SILVERSTONE, England (Reuters) - McLaren need Daniel Ricciardo to get on top of his game if they are to hold on to third place in the Formula One constructors' championship, chief executive Zak Brown said on Friday.
The experienced Australian has struggled to feel comfortable in the car, particularly in getting the most out of qualifying, since he moved to McLaren from Renault at the end of last season.
While 21-year-old team mate Lando Norris has notched up three podium finishes and scored 101 points for the team, Ricciardo has a best effort of sixth place and a tally of 40 from nine races.
McLaren are 19 points ahead of fourth-placed Ferrari.
"He is definitely getting closer and his race pace is stronger than his qualifying pace at the moment. I think it shows how good Lando is," Brown told reporters at the British Grand Prix.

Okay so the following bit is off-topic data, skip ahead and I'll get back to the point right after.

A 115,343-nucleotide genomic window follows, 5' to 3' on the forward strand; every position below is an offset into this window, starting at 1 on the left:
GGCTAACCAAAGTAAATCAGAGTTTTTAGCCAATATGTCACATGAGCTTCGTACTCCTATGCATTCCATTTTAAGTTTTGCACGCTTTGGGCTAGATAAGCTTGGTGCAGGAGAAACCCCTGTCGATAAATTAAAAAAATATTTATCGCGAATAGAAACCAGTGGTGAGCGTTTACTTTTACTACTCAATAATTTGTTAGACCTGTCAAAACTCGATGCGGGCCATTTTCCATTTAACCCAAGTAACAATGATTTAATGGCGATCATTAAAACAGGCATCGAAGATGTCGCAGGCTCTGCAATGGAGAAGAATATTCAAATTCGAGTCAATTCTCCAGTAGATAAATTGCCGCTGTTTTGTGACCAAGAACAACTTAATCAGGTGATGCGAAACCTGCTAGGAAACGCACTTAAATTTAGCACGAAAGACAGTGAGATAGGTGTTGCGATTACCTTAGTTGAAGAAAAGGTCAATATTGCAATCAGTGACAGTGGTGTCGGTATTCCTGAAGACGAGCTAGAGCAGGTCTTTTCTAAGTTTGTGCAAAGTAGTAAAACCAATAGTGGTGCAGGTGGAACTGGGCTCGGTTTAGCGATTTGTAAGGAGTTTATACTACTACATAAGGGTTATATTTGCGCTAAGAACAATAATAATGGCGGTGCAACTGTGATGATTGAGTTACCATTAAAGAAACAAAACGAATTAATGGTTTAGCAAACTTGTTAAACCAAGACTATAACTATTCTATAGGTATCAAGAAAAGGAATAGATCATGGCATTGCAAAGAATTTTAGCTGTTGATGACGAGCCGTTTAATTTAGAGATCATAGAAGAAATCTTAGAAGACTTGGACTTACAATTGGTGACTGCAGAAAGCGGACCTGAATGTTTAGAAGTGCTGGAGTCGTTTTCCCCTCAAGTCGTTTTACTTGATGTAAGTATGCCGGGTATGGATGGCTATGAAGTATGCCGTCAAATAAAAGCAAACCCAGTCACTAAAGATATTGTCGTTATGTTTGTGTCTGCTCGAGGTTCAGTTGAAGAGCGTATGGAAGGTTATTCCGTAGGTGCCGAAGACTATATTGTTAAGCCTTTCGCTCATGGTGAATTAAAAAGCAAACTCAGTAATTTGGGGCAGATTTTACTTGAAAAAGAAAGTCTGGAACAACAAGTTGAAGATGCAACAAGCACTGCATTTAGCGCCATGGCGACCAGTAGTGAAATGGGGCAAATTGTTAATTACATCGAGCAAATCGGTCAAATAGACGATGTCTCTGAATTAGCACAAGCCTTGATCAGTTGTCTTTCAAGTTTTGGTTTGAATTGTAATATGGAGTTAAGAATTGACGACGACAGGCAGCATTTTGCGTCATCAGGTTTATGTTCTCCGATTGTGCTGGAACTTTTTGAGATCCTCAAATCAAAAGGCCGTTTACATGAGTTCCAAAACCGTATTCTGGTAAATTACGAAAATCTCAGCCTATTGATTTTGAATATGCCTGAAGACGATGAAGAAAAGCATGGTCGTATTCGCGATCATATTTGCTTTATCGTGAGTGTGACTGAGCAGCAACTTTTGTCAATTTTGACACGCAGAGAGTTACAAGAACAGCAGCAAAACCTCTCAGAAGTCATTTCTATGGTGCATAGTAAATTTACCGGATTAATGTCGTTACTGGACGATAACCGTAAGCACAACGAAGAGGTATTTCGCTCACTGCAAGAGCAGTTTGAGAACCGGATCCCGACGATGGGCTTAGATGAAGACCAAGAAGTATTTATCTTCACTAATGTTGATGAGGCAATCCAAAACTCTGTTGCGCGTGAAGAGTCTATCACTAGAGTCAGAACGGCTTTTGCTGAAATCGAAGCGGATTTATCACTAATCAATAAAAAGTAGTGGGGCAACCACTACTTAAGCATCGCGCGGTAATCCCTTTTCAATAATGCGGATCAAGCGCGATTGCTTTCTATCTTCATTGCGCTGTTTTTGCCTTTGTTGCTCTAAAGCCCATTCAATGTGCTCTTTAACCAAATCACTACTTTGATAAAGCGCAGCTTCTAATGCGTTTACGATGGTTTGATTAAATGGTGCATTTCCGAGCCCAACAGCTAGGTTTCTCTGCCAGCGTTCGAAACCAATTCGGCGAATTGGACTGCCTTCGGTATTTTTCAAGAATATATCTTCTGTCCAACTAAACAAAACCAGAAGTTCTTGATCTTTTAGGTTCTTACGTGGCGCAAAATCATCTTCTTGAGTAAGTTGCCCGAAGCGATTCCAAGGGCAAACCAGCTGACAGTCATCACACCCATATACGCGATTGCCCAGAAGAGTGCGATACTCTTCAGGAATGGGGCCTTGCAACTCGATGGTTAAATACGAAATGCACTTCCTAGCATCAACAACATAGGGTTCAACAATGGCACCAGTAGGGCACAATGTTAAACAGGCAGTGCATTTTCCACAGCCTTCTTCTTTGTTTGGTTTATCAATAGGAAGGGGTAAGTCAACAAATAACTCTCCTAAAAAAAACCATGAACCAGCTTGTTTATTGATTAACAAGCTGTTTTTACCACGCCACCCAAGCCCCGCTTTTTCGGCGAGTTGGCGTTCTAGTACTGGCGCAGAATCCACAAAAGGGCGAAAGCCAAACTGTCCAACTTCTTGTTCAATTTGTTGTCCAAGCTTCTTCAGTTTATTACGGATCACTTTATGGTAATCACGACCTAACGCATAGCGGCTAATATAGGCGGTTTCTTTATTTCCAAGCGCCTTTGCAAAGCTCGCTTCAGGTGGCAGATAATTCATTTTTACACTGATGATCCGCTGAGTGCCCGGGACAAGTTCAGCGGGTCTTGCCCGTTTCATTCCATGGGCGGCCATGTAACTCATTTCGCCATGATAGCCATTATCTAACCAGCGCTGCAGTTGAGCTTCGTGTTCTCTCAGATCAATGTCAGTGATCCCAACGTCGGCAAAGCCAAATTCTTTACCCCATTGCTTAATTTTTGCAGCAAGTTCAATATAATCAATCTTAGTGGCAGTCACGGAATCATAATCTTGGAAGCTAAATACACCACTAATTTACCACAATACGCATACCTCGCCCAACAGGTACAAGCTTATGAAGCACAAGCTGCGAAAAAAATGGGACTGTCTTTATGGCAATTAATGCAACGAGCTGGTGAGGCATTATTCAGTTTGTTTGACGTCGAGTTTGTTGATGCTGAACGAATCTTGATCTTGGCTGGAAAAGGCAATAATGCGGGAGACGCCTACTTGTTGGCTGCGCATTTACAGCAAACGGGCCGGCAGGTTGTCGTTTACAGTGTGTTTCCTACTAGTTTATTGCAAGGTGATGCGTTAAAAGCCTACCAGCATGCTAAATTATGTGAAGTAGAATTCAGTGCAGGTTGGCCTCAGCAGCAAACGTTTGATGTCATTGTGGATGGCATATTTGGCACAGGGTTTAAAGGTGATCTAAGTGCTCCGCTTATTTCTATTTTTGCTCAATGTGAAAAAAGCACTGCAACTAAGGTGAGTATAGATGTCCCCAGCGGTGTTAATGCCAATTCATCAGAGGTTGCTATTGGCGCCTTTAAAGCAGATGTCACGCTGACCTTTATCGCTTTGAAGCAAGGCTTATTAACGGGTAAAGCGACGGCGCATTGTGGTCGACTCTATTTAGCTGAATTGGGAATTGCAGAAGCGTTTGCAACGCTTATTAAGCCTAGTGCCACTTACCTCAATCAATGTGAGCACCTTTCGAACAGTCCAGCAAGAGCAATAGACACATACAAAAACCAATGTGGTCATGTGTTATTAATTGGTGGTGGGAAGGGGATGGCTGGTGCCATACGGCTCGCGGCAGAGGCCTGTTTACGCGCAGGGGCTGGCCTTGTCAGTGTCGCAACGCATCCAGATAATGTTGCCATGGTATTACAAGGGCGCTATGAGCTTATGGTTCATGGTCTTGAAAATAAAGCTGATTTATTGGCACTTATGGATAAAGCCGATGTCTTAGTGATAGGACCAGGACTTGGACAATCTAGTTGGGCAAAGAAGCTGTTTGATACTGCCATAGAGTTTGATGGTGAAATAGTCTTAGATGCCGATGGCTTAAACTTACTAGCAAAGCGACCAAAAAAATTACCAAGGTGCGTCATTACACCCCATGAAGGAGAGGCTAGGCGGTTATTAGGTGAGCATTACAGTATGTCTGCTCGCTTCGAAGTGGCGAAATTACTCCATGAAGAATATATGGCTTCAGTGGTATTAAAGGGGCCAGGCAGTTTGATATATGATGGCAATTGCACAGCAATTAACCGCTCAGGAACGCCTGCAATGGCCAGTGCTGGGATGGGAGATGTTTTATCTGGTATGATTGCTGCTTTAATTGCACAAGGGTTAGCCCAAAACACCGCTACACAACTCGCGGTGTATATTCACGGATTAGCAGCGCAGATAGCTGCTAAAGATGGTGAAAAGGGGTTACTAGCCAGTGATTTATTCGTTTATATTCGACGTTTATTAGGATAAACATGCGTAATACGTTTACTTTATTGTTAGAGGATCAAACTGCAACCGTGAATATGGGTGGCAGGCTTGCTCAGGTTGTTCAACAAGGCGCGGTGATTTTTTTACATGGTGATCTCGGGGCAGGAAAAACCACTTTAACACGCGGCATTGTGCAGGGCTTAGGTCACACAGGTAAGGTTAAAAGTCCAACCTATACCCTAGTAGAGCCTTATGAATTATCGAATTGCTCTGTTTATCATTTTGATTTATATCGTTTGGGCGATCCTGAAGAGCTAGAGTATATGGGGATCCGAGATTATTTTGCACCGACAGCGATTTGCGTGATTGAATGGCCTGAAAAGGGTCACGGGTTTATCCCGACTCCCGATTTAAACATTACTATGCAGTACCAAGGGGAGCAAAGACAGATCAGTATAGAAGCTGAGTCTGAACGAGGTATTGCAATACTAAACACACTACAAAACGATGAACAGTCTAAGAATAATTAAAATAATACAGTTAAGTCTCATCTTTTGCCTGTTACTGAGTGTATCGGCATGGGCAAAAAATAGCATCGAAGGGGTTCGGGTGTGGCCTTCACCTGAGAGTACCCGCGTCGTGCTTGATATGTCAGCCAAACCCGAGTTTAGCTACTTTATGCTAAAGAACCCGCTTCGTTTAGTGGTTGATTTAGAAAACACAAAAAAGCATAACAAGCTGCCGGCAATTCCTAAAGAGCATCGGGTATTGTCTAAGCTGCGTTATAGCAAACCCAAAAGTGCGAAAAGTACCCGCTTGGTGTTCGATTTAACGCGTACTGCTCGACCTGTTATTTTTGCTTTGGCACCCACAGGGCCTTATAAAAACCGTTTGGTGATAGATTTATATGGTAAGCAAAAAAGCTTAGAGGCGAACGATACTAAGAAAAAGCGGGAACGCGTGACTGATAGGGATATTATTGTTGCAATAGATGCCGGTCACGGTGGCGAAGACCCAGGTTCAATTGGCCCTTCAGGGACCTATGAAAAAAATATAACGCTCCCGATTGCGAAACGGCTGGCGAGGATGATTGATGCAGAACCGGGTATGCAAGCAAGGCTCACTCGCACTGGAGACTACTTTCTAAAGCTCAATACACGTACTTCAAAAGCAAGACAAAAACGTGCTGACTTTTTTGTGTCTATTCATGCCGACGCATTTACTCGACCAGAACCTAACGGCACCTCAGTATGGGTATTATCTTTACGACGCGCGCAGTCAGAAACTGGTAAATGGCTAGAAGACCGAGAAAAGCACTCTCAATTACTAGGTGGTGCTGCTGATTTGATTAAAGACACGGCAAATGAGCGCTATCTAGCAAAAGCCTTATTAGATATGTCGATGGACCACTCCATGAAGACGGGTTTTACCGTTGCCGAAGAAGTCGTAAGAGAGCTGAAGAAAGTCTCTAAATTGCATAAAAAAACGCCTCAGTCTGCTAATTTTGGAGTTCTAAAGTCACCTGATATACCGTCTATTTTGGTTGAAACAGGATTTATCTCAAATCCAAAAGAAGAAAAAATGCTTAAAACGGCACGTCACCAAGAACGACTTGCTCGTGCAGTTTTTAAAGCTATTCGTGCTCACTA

"(Lando) has shown he’s an awesome racing driver so I think Daniel’s up against tough competition.
"I think we are surprised, he’s surprised that he’s not nearer Lando’s pace -- but the good news is everyone’s working very hard, everyone knows where we need to improve," added the American.
"Daniel knows where he needs to improve, so there’s no excuses, just hard work ahead of us and I hope he gets on top of it because we need two cars constantly in the front if we’re going to hold onto third in the championship."
McLaren team principal Andreas Seidl said Ricciardo, winner of seven races with Red Bull, was responding well to the challenge.
"I was very happy with race Sunday in Austria where he pulled off a very strong race, good move forward and scored important points," he said.
"We continue to work hard together with the team over the last one and a half weeks to make the next step also on Saturday.
"I'm quite optimistic. It's not far away until we have Daniel back also on Saturdays, as we all know from the past, and then the integration process is history."
Ricciardo qualified seventh for Saturday's sprint race at Silverstone, with Norris sixth. The pair were separated by just 0.002 of a second.
(Reporting by Alan Baldwin in London, editing by Pritha Sarkar)